After the completion of the Parthenon in 432 BCE and the death of Pericles the following year, the Athenians felt it was time to create a new temple for their patron deity, Athena Polias. Begun around 421 BCE and for the most part complete by 409 BCE, The new Temple of Athena Polias (the Erechtheum) was dedicated to Athena and other local Attic traditional cult figures. Needing to be crammed into the empty spaces between the remains of the Old Temple and the northern wall of the Acropolis, the standard architectural temple plan was formatted to fit the area, with certain elements slightly moved and rearranged. While the Temple of Athena Polias did have the usual six column prostyle in the east, it would have been impractical and impossible to build the matching six column prostyle in the west. Instead, the porch that should have been on the west side was placed on the north side, therefore technically fulfilling the standard temple requirements, just in a new way. Then, to compensate for not having real columns on the western side, the architect added four half columns for aesthetic value. However, even as these half columns completed the symmetry of the east and west sides of the temple, the north side needed to be balanced out by something on the south side, and this is where we find the small porch with six caryatids.
When the Temple of Athena Polias was being planned, it was agreed that no part of the new building would trespass into an area of another shrine, or be built over the remains of the Old Temple. Nonetheless, when the caryatid porch was completed, it sat directly over the foundation of the Old Temple. It has been interpreted that this was done intentionally as a way to connect the past and present and act as a sort of a tribute to what was once there, but the biggest question regarding the caryatid porch is that of simply, what was the significance of the caryatids? Female figures doubling as columns had been done before, but in the context of the history of the Acropolis and both the Old and New Temples of Athena, visitors might have approached the kore columns with questions and their own evaluations. Perhaps part of the point of the caryatid figures was to make the people who viewed them think about their purpose. Such responses might have resembled this excerpt from Pindar of Thebes’ Pythian:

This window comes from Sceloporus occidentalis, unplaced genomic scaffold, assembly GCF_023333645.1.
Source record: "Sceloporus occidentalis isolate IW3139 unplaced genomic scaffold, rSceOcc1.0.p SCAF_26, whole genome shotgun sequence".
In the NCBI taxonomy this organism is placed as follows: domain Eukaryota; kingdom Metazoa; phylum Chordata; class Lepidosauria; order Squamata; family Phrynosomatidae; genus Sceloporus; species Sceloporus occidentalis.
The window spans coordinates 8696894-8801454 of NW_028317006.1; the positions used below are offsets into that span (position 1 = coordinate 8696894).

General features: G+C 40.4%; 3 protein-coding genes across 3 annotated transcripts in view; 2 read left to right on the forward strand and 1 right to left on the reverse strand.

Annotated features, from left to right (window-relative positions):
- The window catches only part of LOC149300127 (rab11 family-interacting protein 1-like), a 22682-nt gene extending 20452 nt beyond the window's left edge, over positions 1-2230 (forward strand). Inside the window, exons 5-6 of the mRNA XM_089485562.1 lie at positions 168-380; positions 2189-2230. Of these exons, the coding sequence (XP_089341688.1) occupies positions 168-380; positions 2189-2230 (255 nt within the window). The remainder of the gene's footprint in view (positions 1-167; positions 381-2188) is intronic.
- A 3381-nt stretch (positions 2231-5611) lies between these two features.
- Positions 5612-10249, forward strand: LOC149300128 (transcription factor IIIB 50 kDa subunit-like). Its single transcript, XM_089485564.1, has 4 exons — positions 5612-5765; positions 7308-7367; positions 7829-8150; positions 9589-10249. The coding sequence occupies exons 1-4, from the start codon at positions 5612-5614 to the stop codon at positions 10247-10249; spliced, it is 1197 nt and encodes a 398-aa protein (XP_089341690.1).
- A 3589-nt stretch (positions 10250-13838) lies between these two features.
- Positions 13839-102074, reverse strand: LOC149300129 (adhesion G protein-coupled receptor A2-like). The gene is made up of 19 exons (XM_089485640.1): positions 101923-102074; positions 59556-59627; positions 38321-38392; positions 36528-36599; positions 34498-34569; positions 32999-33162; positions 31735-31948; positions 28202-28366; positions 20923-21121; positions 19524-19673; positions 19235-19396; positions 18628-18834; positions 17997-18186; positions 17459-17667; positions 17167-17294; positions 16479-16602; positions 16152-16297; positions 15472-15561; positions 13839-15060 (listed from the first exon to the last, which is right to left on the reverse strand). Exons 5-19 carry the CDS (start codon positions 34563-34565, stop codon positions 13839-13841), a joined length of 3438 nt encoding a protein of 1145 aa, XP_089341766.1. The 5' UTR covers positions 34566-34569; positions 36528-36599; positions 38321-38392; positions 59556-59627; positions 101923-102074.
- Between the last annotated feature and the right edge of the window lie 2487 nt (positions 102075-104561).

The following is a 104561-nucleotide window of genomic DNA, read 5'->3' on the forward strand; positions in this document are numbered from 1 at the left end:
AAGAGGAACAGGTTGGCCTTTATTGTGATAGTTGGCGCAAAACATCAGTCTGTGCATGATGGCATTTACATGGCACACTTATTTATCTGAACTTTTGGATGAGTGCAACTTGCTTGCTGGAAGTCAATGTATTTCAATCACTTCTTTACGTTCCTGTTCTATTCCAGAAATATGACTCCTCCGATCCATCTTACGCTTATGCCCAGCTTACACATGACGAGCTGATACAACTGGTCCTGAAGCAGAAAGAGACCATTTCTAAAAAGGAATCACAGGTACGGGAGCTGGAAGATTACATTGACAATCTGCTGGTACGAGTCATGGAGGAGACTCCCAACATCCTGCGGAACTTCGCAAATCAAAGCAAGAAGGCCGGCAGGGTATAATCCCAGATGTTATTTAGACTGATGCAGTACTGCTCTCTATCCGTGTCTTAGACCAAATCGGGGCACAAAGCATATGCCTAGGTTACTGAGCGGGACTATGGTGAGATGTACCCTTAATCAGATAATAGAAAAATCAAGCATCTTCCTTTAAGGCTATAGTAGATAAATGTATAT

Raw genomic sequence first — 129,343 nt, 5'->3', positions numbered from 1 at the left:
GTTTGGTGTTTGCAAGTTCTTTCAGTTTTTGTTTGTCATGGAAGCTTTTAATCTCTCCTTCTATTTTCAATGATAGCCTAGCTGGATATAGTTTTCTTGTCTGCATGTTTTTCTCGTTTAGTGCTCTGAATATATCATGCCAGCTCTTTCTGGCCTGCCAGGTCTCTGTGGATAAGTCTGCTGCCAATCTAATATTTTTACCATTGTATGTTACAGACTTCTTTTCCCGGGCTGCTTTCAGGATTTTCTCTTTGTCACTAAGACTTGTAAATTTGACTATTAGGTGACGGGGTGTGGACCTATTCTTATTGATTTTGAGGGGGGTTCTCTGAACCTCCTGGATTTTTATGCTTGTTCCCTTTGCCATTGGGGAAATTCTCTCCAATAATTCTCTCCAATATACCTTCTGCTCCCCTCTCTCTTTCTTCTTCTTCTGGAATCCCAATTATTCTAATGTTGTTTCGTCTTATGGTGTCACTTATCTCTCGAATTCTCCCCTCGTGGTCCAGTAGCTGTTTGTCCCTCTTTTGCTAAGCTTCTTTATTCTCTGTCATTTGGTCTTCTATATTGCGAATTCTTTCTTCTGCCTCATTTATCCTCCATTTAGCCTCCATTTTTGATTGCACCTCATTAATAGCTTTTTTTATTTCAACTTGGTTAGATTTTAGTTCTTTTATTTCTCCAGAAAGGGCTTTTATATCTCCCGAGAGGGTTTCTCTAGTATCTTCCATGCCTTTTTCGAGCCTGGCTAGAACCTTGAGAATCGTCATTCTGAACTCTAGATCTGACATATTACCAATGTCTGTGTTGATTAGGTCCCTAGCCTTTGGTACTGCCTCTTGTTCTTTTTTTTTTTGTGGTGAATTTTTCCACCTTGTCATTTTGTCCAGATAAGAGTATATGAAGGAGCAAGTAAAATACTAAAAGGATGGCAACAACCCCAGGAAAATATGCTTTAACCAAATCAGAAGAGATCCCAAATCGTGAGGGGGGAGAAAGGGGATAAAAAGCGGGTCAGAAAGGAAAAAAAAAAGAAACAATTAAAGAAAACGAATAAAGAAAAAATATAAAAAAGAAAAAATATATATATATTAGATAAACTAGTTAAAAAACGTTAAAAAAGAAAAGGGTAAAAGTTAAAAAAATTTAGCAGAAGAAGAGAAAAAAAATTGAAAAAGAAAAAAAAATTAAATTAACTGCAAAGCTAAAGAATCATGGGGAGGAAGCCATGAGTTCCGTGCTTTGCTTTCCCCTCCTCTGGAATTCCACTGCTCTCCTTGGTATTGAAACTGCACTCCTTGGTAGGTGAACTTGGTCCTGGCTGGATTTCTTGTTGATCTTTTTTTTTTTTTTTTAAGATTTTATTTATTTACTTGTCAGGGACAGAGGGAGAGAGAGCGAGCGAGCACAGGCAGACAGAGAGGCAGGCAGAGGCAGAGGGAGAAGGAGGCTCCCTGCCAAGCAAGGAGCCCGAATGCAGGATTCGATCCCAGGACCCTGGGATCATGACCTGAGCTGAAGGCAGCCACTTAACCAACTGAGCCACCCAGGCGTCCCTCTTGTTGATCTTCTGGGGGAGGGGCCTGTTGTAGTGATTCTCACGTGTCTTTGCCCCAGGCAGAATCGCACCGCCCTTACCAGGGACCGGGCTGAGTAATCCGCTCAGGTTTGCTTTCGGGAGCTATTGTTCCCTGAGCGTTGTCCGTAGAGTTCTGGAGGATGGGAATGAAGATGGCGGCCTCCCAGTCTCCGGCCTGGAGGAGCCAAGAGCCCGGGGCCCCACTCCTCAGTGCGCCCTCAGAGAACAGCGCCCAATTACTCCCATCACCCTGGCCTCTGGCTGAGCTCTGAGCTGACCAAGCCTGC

We are things of a day. What are we? What are we not? The dream of a shadow is man, no more. But what when brightness comes, and the gods give it, there is a shining light on man, and his life is sweet. (8.95-98)
Pindar’s questions here of “What are we?” and “What are we not?” can both be interpreted as either coming from an individual, questioning their own existence and purpose, or even from one of the caryatids. Because these ladies are not identified as distinct individuals or even as a specific group of women, perhaps they simply stand for all of the Greek women who would have come to the Acropolis and to the new Temple of Athena Polias. Additionally, perhaps the caryatids are really saying that as they look out over the old remains of the former temple and gaze at the newly finished Parthenon, they, as representatives of the Greek people as a whole, are content with where they have been, where they are going, and the legacy of the accomplishments that are being left behind. In this way, the gods truly have shone their light on man, and “life is sweet”.
Lewis, David. “Celebrating Athena’s Birthday.” A World History of Architecture. London: Laurence King, 2003. 54-57. Google Books. Web. 06 Mar. 2012. <http://books.google.com/books?id=IFMohetegAcC>.
Neer, Richard T. Greek Art and Archaeology: A New History, C. 2500-c. 150 BCE. New York:
Thames & Hudson, 2012. 283-87. Print.
“The Erechtheum.” The Shrine of the Goddess Athena. Web. 06 Mar. 2012. <http://www.goddess-athena.org/Museum/Temples/Erechtheum.htm>.